Cerebral Palsy and the Americans with Disabilities Act (ADA)

The Americans with Disabilities Act (ADA) was a huge step forward for the special needs community. It provides protection and creates equality for citizens with special needs, including those with Cerebral Palsy. It is crucial to understand the ADA to ensure your child with CP is getting the treatment they deserve as provided, and required, by law.

First, what exactly is the Americans with Disabilities Act? The ADA “prohibits discrimination and ensures equal opportunity for persons with disabilities in employment, State and local government services, public accommodations, commercial facilities, and transportation.” The Americans with Disabilities Act is expansive and covers many different situations to try to eliminate discrimination that people with special needs might face. It is important to protect these citizens and make sure that they get every opportunity afforded to others due to the fact a person’s special needs should not define them or limit their ability to experience great things in life.

The Americans with Disabilities Act was first introduced to Congress in 1988 and a second draft was introduced a year later. There were a lot of testimonies given in front of Congress about the discriminations people faced in everyday life. One young woman with Cerebral Palsy shared an experience of not being allowed to attend a movie and how the movie theater didn’t care that they were discriminating. “This story became a symbol for the ADA…” because Congress wanted to show that America does care about those being discriminated against.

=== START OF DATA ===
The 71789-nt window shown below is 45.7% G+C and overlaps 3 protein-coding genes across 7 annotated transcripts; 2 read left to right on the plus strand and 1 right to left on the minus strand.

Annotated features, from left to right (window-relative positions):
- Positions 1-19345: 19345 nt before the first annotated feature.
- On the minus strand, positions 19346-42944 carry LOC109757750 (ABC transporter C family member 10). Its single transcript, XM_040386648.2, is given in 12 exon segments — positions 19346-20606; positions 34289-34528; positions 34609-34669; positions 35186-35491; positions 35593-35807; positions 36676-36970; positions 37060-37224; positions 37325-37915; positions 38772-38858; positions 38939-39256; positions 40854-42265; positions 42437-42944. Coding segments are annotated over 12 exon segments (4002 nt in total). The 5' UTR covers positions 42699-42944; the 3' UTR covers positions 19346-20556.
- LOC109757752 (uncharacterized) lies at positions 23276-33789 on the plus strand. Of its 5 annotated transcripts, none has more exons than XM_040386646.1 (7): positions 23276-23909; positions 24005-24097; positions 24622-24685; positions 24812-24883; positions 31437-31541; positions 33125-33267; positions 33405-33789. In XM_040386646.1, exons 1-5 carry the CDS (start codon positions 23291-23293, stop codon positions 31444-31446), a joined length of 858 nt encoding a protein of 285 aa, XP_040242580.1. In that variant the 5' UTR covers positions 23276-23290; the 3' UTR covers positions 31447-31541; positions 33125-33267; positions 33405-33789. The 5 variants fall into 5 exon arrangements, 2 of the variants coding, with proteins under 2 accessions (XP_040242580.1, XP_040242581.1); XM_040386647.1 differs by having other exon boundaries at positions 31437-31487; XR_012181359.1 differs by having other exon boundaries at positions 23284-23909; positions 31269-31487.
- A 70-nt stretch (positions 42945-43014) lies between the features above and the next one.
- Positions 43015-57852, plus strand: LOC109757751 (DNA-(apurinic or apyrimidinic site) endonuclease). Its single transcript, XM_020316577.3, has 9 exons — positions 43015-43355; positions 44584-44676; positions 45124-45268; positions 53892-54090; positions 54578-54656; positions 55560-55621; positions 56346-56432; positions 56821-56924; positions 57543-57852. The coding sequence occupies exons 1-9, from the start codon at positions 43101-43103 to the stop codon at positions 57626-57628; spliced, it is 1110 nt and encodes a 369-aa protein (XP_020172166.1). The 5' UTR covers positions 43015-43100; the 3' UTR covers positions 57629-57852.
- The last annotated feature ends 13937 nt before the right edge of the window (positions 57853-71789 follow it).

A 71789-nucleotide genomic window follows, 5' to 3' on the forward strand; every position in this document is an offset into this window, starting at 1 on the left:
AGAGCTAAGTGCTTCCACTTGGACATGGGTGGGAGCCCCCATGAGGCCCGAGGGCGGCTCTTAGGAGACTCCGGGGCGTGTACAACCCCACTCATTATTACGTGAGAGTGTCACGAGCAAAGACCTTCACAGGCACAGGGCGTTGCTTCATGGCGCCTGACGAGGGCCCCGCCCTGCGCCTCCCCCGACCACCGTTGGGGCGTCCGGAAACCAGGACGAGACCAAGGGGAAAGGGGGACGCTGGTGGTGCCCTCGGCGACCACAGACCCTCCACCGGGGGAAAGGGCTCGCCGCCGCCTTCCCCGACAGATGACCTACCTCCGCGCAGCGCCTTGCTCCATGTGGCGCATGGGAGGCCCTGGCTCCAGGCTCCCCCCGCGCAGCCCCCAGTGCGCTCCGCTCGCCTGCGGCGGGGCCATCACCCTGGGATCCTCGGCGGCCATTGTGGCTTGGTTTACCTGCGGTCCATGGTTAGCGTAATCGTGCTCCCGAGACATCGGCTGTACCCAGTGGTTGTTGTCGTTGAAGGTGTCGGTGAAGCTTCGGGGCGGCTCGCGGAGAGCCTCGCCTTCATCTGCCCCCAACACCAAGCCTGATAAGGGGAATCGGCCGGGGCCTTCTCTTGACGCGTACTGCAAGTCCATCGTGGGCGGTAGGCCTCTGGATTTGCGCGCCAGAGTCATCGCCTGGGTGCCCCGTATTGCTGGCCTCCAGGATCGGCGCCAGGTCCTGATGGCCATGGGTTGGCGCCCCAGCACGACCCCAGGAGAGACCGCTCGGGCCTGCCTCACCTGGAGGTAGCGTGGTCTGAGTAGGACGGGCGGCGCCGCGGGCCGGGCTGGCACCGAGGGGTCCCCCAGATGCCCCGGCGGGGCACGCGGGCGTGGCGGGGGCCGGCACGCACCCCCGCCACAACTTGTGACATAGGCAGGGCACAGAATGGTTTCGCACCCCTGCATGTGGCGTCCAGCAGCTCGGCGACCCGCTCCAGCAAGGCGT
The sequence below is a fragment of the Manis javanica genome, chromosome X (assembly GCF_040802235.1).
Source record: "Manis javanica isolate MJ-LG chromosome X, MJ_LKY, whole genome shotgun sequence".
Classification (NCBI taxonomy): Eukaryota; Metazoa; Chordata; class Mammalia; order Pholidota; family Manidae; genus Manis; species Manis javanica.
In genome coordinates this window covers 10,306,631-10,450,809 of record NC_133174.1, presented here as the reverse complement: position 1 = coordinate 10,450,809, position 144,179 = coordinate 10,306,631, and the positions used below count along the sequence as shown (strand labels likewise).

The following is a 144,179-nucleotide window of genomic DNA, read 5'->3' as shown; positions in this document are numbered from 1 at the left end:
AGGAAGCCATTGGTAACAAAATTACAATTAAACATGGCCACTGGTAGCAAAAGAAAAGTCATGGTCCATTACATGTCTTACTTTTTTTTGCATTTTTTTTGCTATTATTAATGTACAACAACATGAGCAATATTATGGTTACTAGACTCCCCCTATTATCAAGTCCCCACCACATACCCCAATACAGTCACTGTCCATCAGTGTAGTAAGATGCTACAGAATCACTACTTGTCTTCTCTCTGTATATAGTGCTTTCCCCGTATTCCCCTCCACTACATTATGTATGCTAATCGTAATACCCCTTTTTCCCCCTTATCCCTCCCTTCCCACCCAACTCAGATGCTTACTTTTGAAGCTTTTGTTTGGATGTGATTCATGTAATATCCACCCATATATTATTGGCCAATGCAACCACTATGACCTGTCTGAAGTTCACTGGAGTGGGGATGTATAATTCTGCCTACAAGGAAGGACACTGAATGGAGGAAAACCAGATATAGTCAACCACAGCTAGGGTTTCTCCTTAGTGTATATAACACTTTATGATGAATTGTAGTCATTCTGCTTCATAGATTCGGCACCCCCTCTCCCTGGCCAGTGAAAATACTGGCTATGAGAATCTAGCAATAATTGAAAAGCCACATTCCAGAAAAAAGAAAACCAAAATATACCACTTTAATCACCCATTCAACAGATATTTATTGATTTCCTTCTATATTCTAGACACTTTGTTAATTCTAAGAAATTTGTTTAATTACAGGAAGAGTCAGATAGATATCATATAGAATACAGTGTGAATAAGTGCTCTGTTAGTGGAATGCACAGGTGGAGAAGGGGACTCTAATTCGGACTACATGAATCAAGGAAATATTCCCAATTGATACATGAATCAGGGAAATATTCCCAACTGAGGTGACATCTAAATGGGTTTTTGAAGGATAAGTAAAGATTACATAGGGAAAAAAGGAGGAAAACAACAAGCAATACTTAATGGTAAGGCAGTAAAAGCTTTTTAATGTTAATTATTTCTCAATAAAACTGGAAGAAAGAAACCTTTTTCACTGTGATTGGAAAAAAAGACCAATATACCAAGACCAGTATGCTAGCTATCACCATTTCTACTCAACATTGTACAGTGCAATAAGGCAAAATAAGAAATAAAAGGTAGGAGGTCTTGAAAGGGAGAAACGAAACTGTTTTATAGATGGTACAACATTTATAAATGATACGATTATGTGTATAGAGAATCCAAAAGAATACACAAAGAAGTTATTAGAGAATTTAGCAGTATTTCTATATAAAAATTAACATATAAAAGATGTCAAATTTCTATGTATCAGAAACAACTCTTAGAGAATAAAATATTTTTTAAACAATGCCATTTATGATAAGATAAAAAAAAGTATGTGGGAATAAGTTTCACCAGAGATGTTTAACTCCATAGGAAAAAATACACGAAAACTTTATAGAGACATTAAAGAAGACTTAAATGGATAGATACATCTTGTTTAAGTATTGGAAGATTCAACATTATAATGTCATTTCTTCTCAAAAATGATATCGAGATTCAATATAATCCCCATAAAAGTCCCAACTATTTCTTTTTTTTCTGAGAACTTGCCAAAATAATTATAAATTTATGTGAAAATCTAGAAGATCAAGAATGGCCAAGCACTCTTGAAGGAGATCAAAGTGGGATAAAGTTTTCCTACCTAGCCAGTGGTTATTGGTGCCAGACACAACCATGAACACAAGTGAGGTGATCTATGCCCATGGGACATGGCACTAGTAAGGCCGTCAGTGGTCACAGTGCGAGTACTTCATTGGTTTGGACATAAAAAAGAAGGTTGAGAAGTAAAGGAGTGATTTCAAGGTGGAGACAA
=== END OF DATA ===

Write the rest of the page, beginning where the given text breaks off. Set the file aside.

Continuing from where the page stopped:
Even though the Americans with Disabilities Act was signed in 1990 by Congress, it still required additional work. The courts have heard more than twenty cases by 2008 that used the Americans with Disabilities Act in arguments. Through these cases, Congress realized that there were too many interpretations of the definition of disability within the act. Therefore, the ADA Amendments Act of 2008 (ADAAA) was issued and became effective in 2009.

The ADAAA made critical changes to the act. It protects more citizens by making it easier for people to be identified under the definition. This initiative also changes the focus from whether someone has a disability to whether discrimination has occurred, meaning people with special needs are less on the defense and more in position to illustrate barriers faced. Congress has even overturned a couple cases where they thought the Supreme Court interpreted the measure too narrowly.

According to Title 42, Section 12101, one of the purposes of the Americans with Disabilities Act is “to provide a clear and comprehensive national mandate for the elimination of discrimination against individuals with disabilities.” Under this function, the ADA helps protect citizens with special needs, including children with Cerebral Palsy. In turn, the Federal Government enforces the standards that address discrimination in the act, helping prevent states from being unequal or unfair in the services offered.

The Americans with Disabilities Act will not only protect your child with Cerebral Palsy, but aims to protect everyone with special needs. It is our hope that in understanding the history and purposes of the ADA, you not only better understand the act as a whole but also see that it is not intended solely as a workplace or ‘adult’ law but, instead, is intended to help ANY American with special needs. This can include, as we’ve noted, avoiding discrimination even at the level of selecting a daycare. Overall, we want to eliminate discrimination while protecting those that may face it and see the Americans with Disabilities Act as an important cog in future change.

If you have any questions regarding Cerebral Palsy or the Americans with Disabilities Act, don’t hesitate to call us at (800) 692-4453(800) 692-4453 FREE or fill out our contact form on Facebook or our website.